• Posted

      Thank you for your reply and suggestion. No headaches during storms but I do get joint and bone pain (I have arthritis and leukemia) both knees have been replaced and ankles repaired and pinned so those ache more . Usually as the storm passes, the achey parts let up a bit too. My husband calls me his human barometer! 😃

      I will try the Vitamin D oil certainly! Vit D has so many other benefits too. I am always up for trying new and natural ways to improve life. As soon as the Corona shut in let's up and is safe to resume going to the doctors again I'm going to be asking about the Bucospan.

      Again thank you and God bless you for staying active on this site with your sound (not static, presumptive or reactive) medical support. So many sufferers connecting on this site, all looking for support and encouragement. When I was first ill with Histoplasmosis (that led to my current Esophageal and lung issues) I felt so alone.

      In severe pain, we are vulnerable, desperately open to remedies or suggestions that might not be helpful, some actually harmful or delay needed medical treatment.

      God bless and stay well!

    • Posted

      I agree with others that buscopan cramps can help, and nitroglycerine spray definitely helps although it also gives me a thumping headache! i have taken omeprazole for years and am wary of eating anything too fatty; indian food is pretty well off my menu.

      i was offered surgery to narrow the opening to my stomach but turned that down 25 years ago and for me that was a good decision as i could not risk it getting worse. I have had gall stone colic - and a baby! - and stomach spasms are worse than either. Mine are related to stress; i honestly thought they were not, but when my mother died rather unexpectedly, shortly after id seen her, the next day i had a mega attack and spent the day (christmas day! ) in hospital, so managing stress is an important part of avoiding attacks and stopping them from escalating. Hidden stress may be a trigger; like others, my attacks often seem inexplicable and are unexpected, even rousing me from sleep. If youve tried everything else, try relaxing: very difficult, but effective.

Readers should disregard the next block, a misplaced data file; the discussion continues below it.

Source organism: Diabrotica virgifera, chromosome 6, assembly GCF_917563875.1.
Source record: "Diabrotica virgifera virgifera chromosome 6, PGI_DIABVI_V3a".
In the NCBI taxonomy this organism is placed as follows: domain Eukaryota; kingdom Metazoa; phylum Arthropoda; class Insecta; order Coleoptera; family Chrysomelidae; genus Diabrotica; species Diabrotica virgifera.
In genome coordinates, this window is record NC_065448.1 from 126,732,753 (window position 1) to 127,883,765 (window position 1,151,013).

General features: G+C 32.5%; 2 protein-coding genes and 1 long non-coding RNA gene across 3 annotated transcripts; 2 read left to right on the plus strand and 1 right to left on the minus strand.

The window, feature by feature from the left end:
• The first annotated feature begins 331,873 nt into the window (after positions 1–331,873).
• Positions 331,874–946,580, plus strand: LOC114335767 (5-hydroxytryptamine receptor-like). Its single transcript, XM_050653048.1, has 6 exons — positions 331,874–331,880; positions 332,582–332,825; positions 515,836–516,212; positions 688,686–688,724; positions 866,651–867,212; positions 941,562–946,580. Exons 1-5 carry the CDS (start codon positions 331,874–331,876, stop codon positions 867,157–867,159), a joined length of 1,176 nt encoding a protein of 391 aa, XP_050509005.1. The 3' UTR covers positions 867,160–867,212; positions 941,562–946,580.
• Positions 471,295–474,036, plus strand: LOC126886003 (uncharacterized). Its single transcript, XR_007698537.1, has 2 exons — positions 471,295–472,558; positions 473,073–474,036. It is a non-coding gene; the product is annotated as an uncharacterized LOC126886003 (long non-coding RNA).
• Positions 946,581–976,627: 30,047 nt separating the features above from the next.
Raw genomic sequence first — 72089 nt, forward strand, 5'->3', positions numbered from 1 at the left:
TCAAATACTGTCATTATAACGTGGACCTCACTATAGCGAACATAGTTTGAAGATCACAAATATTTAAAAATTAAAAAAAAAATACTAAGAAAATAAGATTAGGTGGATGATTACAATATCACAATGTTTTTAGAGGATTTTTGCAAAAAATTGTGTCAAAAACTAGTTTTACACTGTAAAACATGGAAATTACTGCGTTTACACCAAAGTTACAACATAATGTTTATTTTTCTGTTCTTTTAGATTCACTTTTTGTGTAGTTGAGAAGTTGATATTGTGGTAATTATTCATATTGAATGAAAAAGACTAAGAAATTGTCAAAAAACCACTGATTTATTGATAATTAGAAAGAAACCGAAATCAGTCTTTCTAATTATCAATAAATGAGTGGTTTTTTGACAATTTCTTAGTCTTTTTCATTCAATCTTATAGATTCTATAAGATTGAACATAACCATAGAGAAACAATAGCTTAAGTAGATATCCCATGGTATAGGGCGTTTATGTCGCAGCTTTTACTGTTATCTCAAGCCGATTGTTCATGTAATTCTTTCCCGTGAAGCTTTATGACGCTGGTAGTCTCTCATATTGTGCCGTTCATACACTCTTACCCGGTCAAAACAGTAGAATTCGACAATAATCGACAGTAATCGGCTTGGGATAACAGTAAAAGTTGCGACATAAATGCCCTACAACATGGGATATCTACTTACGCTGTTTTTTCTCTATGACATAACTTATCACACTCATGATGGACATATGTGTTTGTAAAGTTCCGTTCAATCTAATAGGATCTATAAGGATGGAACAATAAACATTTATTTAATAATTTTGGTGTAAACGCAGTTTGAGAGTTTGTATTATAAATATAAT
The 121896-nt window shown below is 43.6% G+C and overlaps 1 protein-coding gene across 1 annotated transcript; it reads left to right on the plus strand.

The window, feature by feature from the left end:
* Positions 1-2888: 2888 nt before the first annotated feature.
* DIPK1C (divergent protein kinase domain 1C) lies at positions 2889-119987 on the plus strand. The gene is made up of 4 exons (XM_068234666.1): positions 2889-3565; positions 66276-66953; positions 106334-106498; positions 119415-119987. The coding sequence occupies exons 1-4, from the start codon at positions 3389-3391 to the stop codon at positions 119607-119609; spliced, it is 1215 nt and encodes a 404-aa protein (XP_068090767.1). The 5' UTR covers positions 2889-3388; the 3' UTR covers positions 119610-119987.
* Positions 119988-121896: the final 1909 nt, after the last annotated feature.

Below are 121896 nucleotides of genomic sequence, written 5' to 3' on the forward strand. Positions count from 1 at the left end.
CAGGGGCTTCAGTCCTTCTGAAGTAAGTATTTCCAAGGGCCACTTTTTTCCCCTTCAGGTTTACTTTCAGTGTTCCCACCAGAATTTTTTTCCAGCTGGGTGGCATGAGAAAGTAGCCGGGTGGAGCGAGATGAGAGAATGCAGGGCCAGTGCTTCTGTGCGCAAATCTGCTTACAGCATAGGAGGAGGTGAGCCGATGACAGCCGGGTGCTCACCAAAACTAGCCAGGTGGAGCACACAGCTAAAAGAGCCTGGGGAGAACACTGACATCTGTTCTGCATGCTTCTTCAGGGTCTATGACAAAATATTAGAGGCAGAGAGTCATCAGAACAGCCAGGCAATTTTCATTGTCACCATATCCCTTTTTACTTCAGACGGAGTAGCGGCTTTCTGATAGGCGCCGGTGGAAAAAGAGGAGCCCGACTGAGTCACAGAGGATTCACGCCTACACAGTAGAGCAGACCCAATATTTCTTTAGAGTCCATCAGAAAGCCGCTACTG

• Posted

      I have been retired since 2012 and my overall stress levels are really low. When I do experience stress though you're right, meditation and relaxation therapy do help! Thanks for your quick and encouraging response! God bless you to stay well!

    • Posted

      I am considering the surgery, just have to find a new doctor first. I'm extremely nervous to do it though. Are there any tips or advice you recommend to prepare myself?

      Also, how often do your chest pains occur nowadays?

      Thank you for your help & I apologize for the delay. I had to get a new laptop.

      Thank you, take care!

    • Edited

      I think it is natural to be nervous about these things, but on average 80-85% of people who have these procedures feel that it was an improvement. You do need to find a specialist Upper GI centre where they are experienced at dealing with achalasia. It is a relatively rare condition so the surgeons with experience are that much more difficult to find. Where do you live?

      There is a booklet 'A Patient's Guide to Achalasia' that you can download from the Achalasia Action charity's website.

      It can be quite daunting when the surgeon seems to leave it to you as to whether to go ahead or not. It is not as though it is an emergency as such, but long term it is probably best to go for a thorough diagnostic process and then for a definitive treatment that will give optimum benefit for the longer term. Everybody is different, and the doctor will need to take your own circumstances into account. Delaying things will not lead to an improvement as such, and might make the surgical procedure less likely to be totally successful.

      Surgery is not really a cure. The procedures will normally relieve the tightness of the lower oesophageal sphincter and allow food to pass through with gravity. There is no guarantee that you will not suffer from spasms afterwards, but usually the balance of benefit is such that it is an overall improvement for most people. There will always be an aspect of your swallowing process that will be affected by how tense you are, even after the surgery, and you will continue to need to take care of yourself thoughtfully.